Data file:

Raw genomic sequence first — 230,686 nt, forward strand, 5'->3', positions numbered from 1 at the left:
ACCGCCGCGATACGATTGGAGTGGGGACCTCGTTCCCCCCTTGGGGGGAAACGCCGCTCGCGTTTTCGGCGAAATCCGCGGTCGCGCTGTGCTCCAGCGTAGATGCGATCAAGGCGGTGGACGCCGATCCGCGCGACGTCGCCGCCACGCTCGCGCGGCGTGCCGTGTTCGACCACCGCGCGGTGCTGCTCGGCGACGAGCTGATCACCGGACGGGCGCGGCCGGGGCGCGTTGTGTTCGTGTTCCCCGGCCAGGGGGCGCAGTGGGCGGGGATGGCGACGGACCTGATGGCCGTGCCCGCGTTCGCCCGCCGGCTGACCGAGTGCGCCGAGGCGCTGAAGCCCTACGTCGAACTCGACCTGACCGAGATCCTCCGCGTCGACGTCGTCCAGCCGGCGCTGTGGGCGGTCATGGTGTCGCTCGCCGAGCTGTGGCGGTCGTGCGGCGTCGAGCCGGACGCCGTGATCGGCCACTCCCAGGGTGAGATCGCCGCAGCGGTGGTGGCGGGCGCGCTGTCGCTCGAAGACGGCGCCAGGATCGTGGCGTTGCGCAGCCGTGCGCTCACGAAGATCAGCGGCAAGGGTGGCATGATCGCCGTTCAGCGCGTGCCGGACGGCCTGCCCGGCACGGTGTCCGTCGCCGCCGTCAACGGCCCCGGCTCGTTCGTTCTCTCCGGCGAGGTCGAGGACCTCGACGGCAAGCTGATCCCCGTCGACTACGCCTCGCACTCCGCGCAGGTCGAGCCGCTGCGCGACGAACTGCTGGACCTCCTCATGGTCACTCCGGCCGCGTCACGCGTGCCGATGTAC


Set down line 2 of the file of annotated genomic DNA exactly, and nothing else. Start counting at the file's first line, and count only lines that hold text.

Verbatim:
ACCGCCGCGATACGATTGGAGTGGGGACCTCGTTCCCCCCTTGGGGGGAAACGCCGCTCGCGTTTTCGGCGAAATCCGCGGTCGCGCTGTGCTCCAGCGTAGATGCGATCAAGGCGGTGGACGCCGATCCGCGCGACGTCGCCGCCACGCTCGCGCGGCGTGCCGTGTTCGACCACCGCGCGGTGCTGCTCGGCGACGAGCTGATCACCGGACGGGCGCGGCCGGGGCGCGTTGTGTTCGTGTTCCCCGGCCAGGGGGCGCAGTGGGCGGGGATGGCGACGGACCTGATGGCCGTGCCCGCGTTCGCCCGCCGGCTGACCGAGTGCGCCGAGGCGCTGAAGCCCTACGTCGAACTCGACCTGACCGAGATCCTCCGCGTCGACGTCGTCCAGCCGGCGCTGTGGGCGGTCATGGTGTCGCTCGCCGAGCTGTGGCGGTCGTGCGGCGTCGAGCCGGACGCCGTGATCGGCCACTCCCAGGGTGAGATCGCCGCAGCGGTGGTGGCGGGCGCGCTGTCGCTCGAAGACGGCGCCAGGATCGTGGCGTTGCGCAGCCGTGCGCTCACGAAGATCAGCGGCAAGGGTGGCATGATCGCCGTTCAGCGCGTGCCGGACGGCCTGCCCGGCACGGTGTCCGTCGCCGCCGTCAACGGCCCCGGCTCGTTCGTTCTCTCCGGCGAGGTCGAGGACCTCGACGGCAAGCTGATCCCCGTCGACTACGCCTCGCACTCCGCGCAGGTCGAGCCGCTGCGCGACGAACTGCTGGACCTCCTCATGGTCACTCCGGCCGCGTCACGCGTGCCGATGTAC